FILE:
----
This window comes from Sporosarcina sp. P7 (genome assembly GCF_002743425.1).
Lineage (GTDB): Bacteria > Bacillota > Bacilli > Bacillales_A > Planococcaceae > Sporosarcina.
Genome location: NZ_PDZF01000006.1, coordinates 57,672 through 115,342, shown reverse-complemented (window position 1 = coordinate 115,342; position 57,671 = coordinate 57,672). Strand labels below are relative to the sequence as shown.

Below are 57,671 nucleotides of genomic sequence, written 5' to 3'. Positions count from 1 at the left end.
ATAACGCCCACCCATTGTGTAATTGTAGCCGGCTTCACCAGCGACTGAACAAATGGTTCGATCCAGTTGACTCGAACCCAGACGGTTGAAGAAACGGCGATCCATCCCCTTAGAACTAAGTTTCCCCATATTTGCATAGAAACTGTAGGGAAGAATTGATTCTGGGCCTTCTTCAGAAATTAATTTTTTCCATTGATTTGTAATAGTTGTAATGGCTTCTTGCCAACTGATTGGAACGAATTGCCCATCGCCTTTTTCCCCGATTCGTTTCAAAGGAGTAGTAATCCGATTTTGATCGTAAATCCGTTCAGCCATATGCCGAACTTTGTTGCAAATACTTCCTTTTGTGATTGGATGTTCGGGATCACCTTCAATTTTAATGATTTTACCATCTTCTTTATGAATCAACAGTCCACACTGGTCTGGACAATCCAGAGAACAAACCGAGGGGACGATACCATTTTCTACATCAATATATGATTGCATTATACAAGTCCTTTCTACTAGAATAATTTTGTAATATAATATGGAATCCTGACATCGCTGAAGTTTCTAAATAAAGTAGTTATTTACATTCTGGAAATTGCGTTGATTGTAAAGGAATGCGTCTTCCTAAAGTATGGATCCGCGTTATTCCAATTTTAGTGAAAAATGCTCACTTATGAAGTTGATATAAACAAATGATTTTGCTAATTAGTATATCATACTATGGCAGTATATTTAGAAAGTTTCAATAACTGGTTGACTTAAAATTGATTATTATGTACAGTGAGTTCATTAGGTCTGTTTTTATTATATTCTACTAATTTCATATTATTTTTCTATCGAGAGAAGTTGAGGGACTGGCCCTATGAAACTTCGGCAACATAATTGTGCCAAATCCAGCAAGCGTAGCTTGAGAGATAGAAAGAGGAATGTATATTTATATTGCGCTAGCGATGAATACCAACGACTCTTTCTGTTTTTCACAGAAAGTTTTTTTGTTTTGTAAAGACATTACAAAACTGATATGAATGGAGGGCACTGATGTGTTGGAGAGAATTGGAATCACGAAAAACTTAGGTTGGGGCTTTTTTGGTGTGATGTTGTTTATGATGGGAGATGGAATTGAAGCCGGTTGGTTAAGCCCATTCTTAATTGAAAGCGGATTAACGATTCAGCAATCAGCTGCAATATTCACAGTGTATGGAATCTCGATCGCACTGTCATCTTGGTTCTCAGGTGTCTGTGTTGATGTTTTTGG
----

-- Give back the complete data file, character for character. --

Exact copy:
This window comes from Sporosarcina sp. P7 (genome assembly GCF_002743425.1).
Lineage (GTDB): Bacteria > Bacillota > Bacilli > Bacillales_A > Planococcaceae > Sporosarcina.
Genome location: NZ_PDZF01000006.1, coordinates 57,672 through 115,342, shown reverse-complemented (window position 1 = coordinate 115,342; position 57,671 = coordinate 57,672). Strand labels below are relative to the sequence as shown.

Below are 57,671 nucleotides of genomic sequence, written 5' to 3'. Positions count from 1 at the left end.
ATAACGCCCACCCATTGTGTAATTGTAGCCGGCTTCACCAGCGACTGAACAAATGGTTCGATCCAGTTGACTCGAACCCAGACGGTTGAAGAAACGGCGATCCATCCCCTTAGAACTAAGTTTCCCCATATTTGCATAGAAACTGTAGGGAAGAATTGATTCTGGGCCTTCTTCAGAAATTAATTTTTTCCATTGATTTGTAATAGTTGTAATGGCTTCTTGCCAACTGATTGGAACGAATTGCCCATCGCCTTTTTCCCCGATTCGTTTCAAAGGAGTAGTAATCCGATTTTGATCGTAAATCCGTTCAGCCATATGCCGAACTTTGTTGCAAATACTTCCTTTTGTGATTGGATGTTCGGGATCACCTTCAATTTTAATGATTTTACCATCTTCTTTATGAATCAACAGTCCACACTGGTCTGGACAATCCAGAGAACAAACCGAGGGGACGATACCATTTTCTACATCAATATATGATTGCATTATACAAGTCCTTTCTACTAGAATAATTTTGTAATATAATATGGAATCCTGACATCGCTGAAGTTTCTAAATAAAGTAGTTATTTACATTCTGGAAATTGCGTTGATTGTAAAGGAATGCGTCTTCCTAAAGTATGGATCCGCGTTATTCCAATTTTAGTGAAAAATGCTCACTTATGAAGTTGATATAAACAAATGATTTTGCTAATTAGTATATCATACTATGGCAGTATATTTAGAAAGTTTCAATAACTGGTTGACTTAAAATTGATTATTATGTACAGTGAGTTCATTAGGTCTGTTTTTATTATATTCTACTAATTTCATATTATTTTTCTATCGAGAGAAGTTGAGGGACTGGCCCTATGAAACTTCGGCAACATAATTGTGCCAAATCCAGCAAGCGTAGCTTGAGAGATAGAAAGAGGAATGTATATTTATATTGCGCTAGCGATGAATACCAACGACTCTTTCTGTTTTTCACAGAAAGTTTTTTTGTTTTGTAAAGACATTACAAAACTGATATGAATGGAGGGCACTGATGTGTTGGAGAGAATTGGAATCACGAAAAACTTAGGTTGGGGCTTTTTTGGTGTGATGTTGTTTATGATGGGAGATGGAATTGAAGCCGGTTGGTTAAGCCCATTCTTAATTGAAAGCGGATTAACGATTCAGCAATCAGCTGCAATATTCACAGTGTATGGAATCTCGATCGCACTGTCATCTTGGTTCTCAGGTGTCTGTGTTGATGTTTTTGG